Turner Brothers] Illustrated lithographic broadside, 23 x 18 inches. Mild spotting, slightly trimmed. Overall, an excellent display piece in very good condition. An exceedingly rare pictorial broadside advertising Turner Brothers wines, syrups, and cordials. The broadside was drawn by John Ffooks, who depicts the manufacturing facilities of the Turner Brothers in New York City, Buffalo, and San Francisco in three separate insets. The latter depiction is especially interesting, as it sets the Turner Brothers' branch office and factory within a sprawling panoramic image of San Francisco - an early depiction of the city in such breadth and detail. The whole of the lithograph is bordered in artfully-executed grape vines and vine leaves interspersed with small vignette portraits of the six Turner brothers who were partners in the company. Turner Brothers Wines & Spirits enterprise, a major American concern with national distribution capabilities operated from 1847 until the mid-1860s. The upper vignette features a view of their premier store in New York City, located at 350-352 Washington Street, at the corner of Franklin (present- day Soho/Tribeca). In the middle is a view of their establishment in Buffalo, where the business was founded. In the lower part of the composition is a fine panorama of San Francisco (where Turner Brothers had established a store), taken from a south- easterly perspective (perhaps the Rincon Hill area), looking towards Telegraph Hill, with the bustling downtown and harbour in the foreground. It is lovely depiction of San Francisco captured in the aftermath of the Gold Rush; interestingly, the distinctive bottles of the Turner Brothers have been unearthed at several California Gold Rush boomtowns, including Monte Cristo, Chips Flat, Excelsior, Downieville, and Chaparral Hill. The present broadside also qualifies as a rare early work of California wine interest. The Turner Brothers Wines & Spirits Company was a brilliantly successful, albeit evanescent alcohol and medicinal spirits empire. The company was founded in 1847 in Buffalo by the six Turner Brothers (Malcolm, James, Thomas, Archibald, Robert, and George), who were originally from Delaware County, New York, and children of Scottish immigrants. They traded in wines and manufactured their own sodas, ginger and berry wines, and medicinal spirits. Their enterprise enjoyed rapid success, and they soon opened a large store and factory in New York City. James ran the establishment in Buffalo; Malcolm oversaw the New York premises; while Robert ran the show in San Francisco; the other brothers remained partners but were less active in the day-to- day business. Taking advantage of the massive wealth generated by the California Gold Rush, in 1853, the Turner Brothers opened a store in San Francisco, where they were one of the boomtown's earliest major distributors of alcohol. After making a large fortune, the brothers sold the business in the mid-1860s, and subsequent to that the assets traded under different names. The brothers then used the proceeds to establish the Turner Brothers Bank, headquartered in New York City, seeking to take advantage of the international railway boom. This initially proved successful, and they soon opened branches in Berlin, Paris, and London. However, during the Panic of 1873, the railway boom went bust, and the Turner bank filed for bankruptcy in 1876. While the brothers personally retained some of their wealth, only Archibald re-emerged as a prominent player, serving as president of several New York banks over the coming years. The lithographers, Sarony, Major, and Knapp were a prominent firm that operated in New York City in one combination or another from the early 1840s until 1867, at which time Napoleon Sarony (who had earlier worked for Currier & Ives along with Henry Major) left the company to open what would become a world- renowned photography studio. Based on this fact, coupled with the Turner Brothers selling the wine business in the mid-1860s, the present broadside can be dated to no later than 1867. Little is known about the artist who drew the imagery, John Ffooks. We could locate no other copies of the present broadside in OCLC or auction records. A highly-interesting early work of California wine interest, New York business history, and American lithographic art. PETERS, AMERICA ON STONE, pp.350-356 (ref).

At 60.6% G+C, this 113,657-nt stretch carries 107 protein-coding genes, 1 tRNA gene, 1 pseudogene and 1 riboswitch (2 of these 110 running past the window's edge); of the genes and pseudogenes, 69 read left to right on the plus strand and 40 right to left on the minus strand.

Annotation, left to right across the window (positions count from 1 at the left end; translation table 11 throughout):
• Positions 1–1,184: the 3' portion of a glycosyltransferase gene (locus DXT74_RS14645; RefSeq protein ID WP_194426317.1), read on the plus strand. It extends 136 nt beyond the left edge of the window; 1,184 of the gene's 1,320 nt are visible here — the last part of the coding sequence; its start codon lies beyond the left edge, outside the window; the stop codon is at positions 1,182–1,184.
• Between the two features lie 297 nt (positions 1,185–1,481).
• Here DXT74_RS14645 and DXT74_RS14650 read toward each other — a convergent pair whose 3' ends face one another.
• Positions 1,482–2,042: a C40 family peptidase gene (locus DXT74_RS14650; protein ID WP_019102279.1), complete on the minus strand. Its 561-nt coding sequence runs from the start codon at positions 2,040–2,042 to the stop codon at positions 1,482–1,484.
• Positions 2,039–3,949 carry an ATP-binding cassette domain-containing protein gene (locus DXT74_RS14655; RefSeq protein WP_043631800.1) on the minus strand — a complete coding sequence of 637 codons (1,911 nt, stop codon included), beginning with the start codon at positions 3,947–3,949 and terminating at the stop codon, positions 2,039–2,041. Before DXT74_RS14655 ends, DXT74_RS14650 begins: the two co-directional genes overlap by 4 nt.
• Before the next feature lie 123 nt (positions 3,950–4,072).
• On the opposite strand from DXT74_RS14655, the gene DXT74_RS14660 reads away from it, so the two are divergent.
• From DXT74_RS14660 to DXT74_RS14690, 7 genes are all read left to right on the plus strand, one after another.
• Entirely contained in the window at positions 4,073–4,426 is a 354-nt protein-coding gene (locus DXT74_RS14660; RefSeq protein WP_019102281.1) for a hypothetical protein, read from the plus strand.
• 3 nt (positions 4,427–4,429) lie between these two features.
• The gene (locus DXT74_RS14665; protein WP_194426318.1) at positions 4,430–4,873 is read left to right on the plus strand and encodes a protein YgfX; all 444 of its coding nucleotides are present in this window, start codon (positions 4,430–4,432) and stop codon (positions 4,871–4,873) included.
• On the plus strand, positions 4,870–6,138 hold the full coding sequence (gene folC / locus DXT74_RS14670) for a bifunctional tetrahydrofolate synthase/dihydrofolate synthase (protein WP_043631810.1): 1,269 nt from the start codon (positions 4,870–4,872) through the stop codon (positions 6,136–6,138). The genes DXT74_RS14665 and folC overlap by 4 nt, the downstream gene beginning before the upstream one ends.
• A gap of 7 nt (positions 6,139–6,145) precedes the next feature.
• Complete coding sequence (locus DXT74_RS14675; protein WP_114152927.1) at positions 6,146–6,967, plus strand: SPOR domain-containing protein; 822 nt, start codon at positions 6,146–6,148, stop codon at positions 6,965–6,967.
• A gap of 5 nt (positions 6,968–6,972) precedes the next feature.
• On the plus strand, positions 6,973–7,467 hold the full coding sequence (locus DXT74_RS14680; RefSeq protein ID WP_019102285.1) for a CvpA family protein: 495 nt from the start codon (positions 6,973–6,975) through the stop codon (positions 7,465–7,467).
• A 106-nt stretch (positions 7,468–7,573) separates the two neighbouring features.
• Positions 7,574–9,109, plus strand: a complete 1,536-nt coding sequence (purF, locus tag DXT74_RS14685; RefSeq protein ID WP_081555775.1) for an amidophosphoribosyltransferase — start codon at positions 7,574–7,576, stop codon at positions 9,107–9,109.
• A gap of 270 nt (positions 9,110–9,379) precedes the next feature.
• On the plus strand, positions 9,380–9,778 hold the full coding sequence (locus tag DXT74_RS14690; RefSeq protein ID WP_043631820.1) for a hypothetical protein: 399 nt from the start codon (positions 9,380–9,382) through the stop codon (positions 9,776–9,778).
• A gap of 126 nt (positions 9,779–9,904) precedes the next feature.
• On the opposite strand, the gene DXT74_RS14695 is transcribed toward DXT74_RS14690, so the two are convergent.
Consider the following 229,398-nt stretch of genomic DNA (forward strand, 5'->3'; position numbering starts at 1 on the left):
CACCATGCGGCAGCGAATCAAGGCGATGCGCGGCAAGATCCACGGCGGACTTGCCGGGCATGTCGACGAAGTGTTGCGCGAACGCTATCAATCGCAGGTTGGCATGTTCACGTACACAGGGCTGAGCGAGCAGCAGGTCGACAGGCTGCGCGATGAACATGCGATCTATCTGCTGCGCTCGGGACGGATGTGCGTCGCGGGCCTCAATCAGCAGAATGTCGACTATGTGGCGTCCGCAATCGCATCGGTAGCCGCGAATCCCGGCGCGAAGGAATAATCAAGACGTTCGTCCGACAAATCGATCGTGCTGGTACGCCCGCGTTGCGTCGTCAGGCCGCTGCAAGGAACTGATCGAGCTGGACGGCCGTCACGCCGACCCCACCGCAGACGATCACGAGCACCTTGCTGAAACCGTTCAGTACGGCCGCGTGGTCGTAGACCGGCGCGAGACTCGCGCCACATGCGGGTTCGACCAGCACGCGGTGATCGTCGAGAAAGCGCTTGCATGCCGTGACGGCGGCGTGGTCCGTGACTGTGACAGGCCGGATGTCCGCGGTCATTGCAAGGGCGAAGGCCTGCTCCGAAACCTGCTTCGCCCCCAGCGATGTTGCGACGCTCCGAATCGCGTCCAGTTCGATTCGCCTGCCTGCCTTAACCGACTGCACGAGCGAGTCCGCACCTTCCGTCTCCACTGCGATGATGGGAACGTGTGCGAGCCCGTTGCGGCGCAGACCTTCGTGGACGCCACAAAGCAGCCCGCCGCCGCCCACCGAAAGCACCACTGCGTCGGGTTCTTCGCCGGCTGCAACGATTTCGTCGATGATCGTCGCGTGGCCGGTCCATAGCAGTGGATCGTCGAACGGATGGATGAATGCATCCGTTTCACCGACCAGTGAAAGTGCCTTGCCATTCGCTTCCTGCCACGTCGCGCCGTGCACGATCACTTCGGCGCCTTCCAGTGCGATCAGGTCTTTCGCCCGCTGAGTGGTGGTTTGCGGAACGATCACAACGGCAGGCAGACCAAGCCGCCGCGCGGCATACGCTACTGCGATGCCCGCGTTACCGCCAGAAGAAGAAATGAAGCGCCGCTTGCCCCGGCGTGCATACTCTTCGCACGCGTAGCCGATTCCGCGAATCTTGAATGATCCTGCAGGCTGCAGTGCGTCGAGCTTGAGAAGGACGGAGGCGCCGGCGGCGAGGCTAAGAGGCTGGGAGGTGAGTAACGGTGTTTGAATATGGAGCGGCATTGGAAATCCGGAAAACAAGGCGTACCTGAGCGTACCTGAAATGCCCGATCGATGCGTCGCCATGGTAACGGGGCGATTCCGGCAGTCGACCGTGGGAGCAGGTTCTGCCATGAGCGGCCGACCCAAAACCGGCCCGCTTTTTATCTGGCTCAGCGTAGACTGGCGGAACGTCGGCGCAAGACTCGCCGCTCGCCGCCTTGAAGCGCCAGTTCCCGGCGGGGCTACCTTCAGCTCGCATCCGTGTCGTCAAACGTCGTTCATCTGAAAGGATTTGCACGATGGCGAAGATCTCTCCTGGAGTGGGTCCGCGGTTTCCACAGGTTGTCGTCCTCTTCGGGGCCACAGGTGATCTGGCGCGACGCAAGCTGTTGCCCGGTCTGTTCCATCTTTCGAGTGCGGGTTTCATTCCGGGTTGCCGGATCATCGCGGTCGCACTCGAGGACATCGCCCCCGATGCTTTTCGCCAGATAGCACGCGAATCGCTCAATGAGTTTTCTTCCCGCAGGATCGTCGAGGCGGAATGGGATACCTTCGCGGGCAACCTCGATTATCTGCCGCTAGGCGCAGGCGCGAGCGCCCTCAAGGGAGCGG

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CONSTITUTION OF THE DEMOCRATIC PARTY OF SOUTH CAROLINA AS ADOPTED IN STATE CONVENTION AT COLUMBIA, S.C., MAY 15, 1912 [caption title]